Ben-Gvir in a speech following the exit polls attempted to calm his naysayers by claiming his faction will represent in the Knesset even the sectors who voted "for parties far removed from us."
    Smotrich, the party's co-chair, wrote on Twitter that his faction has "made history with this accomplishment - the most significant of a national religious party since the establishment of the state."
    "Now we wait patiently for the results so that we can securely establish a nationalist right-wing, Jewish, and Zionist government."
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    מטה עוצמה יהודית
    מטה עוצמה יהודית
    Religious Zionist Party HQ after the exit polls
    (Photo: Reuters)
    Netanyahu, 73, has been counting on support from Ben-Gvir and Smotrich, who have moderated some extreme positions but still call for anyone deemed disloyal to Israel to be expelled from the country.
    The former premier himself remained cautious after the exit poll result, calling it "a good start."
    "Exit polls are not the real count number one and second count the real count has to be the real count not the fake count," Netanyahu said in a video that was broadcast by Israel's public broadcaster KAN.
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    מטה הליכוד
    מטה הליכוד
    Likud HQ after the exit polls
    (Photo: AFP)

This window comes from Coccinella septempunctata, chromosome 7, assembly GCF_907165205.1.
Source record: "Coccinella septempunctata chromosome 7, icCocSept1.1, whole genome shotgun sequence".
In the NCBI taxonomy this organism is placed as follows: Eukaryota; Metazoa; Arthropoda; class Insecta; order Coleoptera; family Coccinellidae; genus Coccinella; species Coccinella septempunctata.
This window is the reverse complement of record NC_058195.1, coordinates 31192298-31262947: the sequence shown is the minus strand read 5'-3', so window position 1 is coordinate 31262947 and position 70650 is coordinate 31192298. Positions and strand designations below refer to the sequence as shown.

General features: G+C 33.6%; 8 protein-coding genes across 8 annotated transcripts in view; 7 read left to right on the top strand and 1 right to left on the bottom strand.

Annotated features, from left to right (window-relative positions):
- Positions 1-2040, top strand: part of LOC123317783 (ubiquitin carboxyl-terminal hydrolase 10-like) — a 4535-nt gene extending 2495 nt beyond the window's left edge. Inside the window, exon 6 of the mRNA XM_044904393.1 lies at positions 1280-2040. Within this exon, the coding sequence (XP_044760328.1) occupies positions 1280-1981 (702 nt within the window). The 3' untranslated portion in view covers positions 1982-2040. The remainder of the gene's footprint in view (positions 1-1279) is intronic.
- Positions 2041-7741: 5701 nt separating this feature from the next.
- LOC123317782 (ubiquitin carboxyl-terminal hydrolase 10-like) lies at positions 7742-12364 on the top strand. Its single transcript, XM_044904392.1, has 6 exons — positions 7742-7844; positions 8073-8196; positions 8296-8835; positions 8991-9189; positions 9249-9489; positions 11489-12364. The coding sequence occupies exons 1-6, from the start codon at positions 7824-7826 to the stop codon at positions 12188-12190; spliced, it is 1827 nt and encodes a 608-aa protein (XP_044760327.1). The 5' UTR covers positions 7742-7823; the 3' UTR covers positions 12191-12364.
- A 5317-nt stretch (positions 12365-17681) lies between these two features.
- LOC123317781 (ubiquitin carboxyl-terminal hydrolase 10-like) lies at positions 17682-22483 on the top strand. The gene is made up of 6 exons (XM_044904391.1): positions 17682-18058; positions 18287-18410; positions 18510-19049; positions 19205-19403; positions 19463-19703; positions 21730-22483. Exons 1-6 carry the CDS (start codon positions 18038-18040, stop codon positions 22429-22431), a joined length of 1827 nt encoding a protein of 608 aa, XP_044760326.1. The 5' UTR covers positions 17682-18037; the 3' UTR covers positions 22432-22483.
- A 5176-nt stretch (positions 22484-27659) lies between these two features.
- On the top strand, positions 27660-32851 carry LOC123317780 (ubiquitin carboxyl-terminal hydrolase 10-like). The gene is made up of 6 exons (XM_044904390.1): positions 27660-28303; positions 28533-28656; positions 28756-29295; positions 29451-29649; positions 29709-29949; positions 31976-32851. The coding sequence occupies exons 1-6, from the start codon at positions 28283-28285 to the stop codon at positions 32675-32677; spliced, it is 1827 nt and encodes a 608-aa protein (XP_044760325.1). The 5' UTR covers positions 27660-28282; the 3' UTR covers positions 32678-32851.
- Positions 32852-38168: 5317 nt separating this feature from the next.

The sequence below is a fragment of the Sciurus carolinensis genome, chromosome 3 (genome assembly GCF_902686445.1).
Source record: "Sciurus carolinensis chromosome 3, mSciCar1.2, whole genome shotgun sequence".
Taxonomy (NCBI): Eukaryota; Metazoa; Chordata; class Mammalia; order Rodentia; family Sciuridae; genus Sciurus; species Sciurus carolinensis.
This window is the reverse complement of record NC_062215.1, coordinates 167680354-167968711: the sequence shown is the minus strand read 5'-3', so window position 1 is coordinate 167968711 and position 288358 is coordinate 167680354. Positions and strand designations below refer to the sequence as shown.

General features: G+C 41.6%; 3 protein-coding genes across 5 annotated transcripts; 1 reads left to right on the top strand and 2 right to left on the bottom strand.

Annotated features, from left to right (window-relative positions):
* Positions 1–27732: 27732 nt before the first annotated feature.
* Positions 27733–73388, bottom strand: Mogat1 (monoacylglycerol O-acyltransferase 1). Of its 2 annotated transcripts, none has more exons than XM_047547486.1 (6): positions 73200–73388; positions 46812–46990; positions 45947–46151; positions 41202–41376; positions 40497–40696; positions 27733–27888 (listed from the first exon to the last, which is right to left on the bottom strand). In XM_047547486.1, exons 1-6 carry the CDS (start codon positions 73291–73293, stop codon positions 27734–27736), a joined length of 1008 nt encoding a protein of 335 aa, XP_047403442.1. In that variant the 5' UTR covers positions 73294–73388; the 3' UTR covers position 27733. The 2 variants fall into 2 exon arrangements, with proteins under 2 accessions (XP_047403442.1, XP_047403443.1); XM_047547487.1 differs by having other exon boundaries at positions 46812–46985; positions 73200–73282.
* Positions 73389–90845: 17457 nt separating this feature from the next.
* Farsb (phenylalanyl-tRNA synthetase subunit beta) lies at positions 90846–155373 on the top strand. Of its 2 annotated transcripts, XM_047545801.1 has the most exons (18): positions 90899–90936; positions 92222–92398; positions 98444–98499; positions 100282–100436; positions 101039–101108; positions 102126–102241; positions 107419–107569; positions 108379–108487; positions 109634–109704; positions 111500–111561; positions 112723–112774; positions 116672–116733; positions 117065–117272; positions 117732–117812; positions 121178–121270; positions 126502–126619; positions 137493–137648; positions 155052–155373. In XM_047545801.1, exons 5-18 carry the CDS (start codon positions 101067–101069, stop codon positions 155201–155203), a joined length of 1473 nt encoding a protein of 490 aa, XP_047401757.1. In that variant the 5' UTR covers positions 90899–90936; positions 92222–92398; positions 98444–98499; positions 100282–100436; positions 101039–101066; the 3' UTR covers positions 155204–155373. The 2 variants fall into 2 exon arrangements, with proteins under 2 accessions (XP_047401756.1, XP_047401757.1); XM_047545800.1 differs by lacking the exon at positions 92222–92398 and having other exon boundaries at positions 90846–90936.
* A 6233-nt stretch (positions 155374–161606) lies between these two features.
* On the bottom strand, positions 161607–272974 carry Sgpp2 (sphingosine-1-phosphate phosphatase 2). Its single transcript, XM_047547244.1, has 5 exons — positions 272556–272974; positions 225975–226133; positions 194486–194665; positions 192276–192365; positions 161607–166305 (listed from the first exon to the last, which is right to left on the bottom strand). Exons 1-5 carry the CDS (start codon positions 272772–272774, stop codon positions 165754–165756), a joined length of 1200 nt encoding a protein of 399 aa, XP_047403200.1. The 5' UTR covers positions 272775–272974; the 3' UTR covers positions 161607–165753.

Aryeh Deri, whose ultra-Orthodox Shas party was projected to secure 10 Knesset seats, also celebrated. "Shas has secured a great achievement and will soon be back leading the country," he said.
    "We will work with all our might for the working class, to strengthen Israel's Jewish identity and to fight the cost of living. Shas has proven once more that it is a strong party, with deep roots all over the country, and I pledge that we will continue to work hard for the sake of the entire people of Israel."
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    מטה מרצ
    מטה מרצ
    Meretz party HQ
    (Photo: Kobi Koankas)
    Mansour Abbas, whose Ra'am party according to the exit polls won 4-5 seats, said that "we once again proved that the Arab public believes in our way, wants us to continue representing them at all costs."
    He added that he hopes "not to see" Ben-Gvir and Smotrich in the next government.

    Full exit poll results

    KAN
    Likud - 30
    Yesh Atid - 22
    Religious Zionist Party - 15
    National Unity Party - 13
    Shas - 10
    United Torah Judaism - 7
    Labor - 5
    Meretz - 5
    Ra'am - 5
    Yisrael Beytenu - 5
    Hadash Tal - 4
    Channel 12
    Likud - 30
    Yesh Atid - 24
    Religious Zionist Party - 14
    National Unity Party - 11
    Shas - 10
    United Torah Judaism - 7
    Labor - 6
    Meretz - 5
    Ra'am - 5
    Hadash Tal - 4
    Yisrael Beytenu - 4
    Channel 13
    Likud - 31
    Yesh Atid - 24
    Religious Zionist Party - 14
    National Unity Party - 12
    Shas - 10
    United Torah Judaism - 7
    Labor - 5
    Ra'am - 5
    Meretz - 4
    Hadash Tal - 4
    Yisrael Beytenu - 4

    Reuters contributed to this report
    First published: 22:04, 11.01.22